MELLOY GOETTEL: So we're asking the court to tell the U.S. Citizenship and Immigration Services as well as the National Archives to prioritize these naturalization applications and to go in there and try to get these applications out so that they can move forward with processing the applications. As you can imagine, there's a number of steps and bureaucratic process that has to take place in order to approve someone for naturalization, and that process takes many months. And so we're really down to the wire now to get people naturalized for November's election.

NADWORNY: So some reports say that it can take up to 24 months to complete the naturalization process. I'm wondering, how is what's happening here different than the wait times applicants typically experience?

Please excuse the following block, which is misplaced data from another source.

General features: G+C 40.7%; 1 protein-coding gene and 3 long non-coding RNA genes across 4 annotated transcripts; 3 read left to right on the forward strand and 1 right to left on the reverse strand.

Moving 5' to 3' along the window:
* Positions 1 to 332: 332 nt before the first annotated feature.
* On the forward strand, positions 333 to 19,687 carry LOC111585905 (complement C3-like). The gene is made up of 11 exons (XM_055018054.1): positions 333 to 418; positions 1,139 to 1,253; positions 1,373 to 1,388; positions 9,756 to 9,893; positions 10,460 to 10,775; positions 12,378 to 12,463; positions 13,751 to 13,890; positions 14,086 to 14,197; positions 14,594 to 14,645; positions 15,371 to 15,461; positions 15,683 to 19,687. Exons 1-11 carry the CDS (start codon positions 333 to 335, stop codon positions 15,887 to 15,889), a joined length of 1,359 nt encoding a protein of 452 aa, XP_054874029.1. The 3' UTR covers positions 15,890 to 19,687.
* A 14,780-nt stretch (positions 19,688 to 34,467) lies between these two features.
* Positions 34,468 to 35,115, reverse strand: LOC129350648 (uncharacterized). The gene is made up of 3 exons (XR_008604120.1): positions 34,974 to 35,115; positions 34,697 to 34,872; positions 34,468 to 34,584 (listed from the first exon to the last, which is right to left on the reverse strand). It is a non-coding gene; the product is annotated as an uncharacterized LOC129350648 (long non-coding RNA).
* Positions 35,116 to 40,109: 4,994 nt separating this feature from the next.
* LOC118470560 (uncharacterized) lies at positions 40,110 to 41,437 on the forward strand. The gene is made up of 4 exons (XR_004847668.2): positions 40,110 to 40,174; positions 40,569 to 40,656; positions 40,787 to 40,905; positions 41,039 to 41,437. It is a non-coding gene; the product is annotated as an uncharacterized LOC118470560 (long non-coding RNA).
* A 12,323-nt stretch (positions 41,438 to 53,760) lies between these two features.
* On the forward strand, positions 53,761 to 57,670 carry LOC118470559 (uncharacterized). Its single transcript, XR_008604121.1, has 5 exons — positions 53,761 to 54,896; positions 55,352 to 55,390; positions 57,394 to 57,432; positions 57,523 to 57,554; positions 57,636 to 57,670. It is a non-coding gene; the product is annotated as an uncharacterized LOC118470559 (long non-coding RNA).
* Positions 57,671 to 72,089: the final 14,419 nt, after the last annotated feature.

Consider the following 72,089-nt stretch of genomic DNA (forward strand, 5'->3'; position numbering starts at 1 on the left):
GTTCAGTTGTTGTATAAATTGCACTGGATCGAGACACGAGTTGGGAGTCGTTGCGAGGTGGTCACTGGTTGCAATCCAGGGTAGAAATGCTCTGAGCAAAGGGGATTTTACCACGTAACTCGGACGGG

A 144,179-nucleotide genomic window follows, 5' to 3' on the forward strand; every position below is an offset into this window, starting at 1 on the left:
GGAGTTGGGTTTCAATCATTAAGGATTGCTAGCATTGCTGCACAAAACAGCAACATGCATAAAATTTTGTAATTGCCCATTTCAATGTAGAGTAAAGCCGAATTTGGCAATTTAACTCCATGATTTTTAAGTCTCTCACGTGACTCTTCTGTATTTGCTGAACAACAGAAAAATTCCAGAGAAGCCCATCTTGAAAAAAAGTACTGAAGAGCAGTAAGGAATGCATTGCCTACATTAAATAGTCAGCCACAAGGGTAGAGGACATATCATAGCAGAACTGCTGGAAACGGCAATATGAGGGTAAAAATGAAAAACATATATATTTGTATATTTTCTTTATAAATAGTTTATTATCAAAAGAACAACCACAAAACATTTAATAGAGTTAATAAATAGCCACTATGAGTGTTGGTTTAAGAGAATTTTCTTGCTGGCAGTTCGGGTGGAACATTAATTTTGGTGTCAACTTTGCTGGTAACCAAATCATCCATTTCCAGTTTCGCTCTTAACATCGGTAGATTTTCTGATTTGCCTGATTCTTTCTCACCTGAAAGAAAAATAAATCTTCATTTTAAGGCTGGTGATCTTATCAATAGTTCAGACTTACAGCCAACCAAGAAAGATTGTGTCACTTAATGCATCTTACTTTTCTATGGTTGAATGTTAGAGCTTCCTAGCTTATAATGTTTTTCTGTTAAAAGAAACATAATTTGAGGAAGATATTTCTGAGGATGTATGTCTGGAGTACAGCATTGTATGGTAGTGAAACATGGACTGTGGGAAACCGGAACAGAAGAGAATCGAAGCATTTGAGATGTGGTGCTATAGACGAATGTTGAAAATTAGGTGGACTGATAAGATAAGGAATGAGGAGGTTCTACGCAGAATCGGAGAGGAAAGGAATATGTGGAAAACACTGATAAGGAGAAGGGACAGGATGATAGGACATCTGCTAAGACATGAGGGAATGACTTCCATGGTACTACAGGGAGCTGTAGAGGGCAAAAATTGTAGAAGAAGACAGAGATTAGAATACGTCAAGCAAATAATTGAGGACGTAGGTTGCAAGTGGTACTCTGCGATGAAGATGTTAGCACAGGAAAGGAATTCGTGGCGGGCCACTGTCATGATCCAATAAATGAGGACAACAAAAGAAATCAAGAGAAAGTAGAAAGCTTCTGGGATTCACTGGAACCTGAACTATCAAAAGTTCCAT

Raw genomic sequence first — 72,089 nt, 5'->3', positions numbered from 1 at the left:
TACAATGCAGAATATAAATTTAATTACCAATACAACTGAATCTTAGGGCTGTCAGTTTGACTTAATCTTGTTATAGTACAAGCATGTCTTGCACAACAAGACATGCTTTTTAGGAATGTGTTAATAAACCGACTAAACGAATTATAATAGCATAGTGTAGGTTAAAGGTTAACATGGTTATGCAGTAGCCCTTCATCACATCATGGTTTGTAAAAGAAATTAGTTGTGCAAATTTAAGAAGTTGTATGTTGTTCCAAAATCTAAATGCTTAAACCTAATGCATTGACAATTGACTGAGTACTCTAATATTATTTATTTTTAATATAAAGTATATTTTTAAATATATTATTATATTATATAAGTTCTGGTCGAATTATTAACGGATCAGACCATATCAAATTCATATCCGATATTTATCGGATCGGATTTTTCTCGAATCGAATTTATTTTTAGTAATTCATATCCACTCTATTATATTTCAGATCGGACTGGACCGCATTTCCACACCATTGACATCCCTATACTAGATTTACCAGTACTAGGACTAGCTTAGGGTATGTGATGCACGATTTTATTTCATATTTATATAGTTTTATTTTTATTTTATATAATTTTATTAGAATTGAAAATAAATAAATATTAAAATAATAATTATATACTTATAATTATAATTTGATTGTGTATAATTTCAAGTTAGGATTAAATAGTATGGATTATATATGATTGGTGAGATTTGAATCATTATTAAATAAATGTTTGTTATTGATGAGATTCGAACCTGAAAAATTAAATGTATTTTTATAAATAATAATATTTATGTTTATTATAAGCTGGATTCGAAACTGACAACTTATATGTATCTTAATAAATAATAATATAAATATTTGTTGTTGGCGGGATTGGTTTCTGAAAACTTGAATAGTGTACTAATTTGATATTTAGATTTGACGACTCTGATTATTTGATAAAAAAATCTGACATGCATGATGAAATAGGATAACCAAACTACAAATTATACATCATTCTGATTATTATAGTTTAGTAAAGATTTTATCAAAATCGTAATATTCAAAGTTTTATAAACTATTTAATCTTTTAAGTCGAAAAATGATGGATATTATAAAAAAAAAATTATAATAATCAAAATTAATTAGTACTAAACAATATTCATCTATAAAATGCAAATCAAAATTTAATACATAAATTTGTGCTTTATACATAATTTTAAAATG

MELLOY GOETTEL: Well, the wait times that USCIS has recently published have been around 11 months. But what we also know more anecdotally is we're hearing many, many stories of people who filed after these 13 plaintiffs getting scheduled for their naturalization interviews and actually going forward and taking the naturalization oath. So we know that they're not processing these in any sort of systematic line but rather that there are people who applied in 2020 who are just stuck because, frankly, their immigration files are stuck.

NADWORNY: Yeah, because these are stories, you know, that - they have implications for their family, for their life. You know, it's...

MELLOY GOETTEL: That's right.

NADWORNY: ...This ripple effect. Your organization is representing 13 named plaintiffs in the lawsuit, but how many are actually impacted here?